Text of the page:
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Latest Kyrgyzstan Items
Barely two weeks after ethnic purges left many minority Uzbek communities in smoldering ruin, about two-thirds of Kyrgyzstan's voters went to the polls Sunday to peacefully and overwhelmingly approve a new constitution they hoped would bring stability to the Central Asian nation.
The Obama administration is touting the visit of Russian President Dmitry Medvedev, who arrives in Washington on Thursday, as evidence of President Obama's success in "resetting" relations with a former Cold War rival.
Iraq's electricity minister resigned Monday in the face of angry protests over the lack of power despite years of promises that the situation would improve.
Kyrgyz government forces swept into an ethnic Uzbek village Monday, beating men and women with rifle butts in an assault that left at least two dead and more than 20 wounded, witnesses told the Associated Press.
Thousands of ethnic Uzbeks massed on the border between Kyrgyzstan and Uzbekistan refused to return home Sunday, saying they feared for their lives after violent pogroms and didn't trust Kyrgyz troops to protect them.
Ethnic Uzbeks sheltering in squalid tent camps say they don't have enough food or clean water but are terrified of going back to live alongside those they hold responsible for days of shootings, arson and sexual assaults.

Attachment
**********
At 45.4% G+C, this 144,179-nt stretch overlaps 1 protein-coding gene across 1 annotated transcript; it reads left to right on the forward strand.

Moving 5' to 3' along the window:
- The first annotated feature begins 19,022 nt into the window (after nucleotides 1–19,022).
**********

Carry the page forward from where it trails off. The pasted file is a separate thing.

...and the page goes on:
A top U.S. envoy called Saturday for an independent investigation into the violence that has devastated southern Kyrgyzstan, as amateur video emerged of unarmed Uzbeks gathering to defend their town during the attacks.
Kyrgyzstan's interim president said Friday that 2,000 people may have died in the ethnic clashes that have rocked the country's south — many times her government's official estimate — as she made her first visit to a riot-hit city since the unrest erupted.
Some 400,000 people have been displaced by ethnic violence in southern Kyrgyzstan, the United Nations announced Thursday, dramatically increasing the official estimate of a crisis that has left throngs of desperate, fearful refugees without enough food and water in grim camps along the Uzbek border.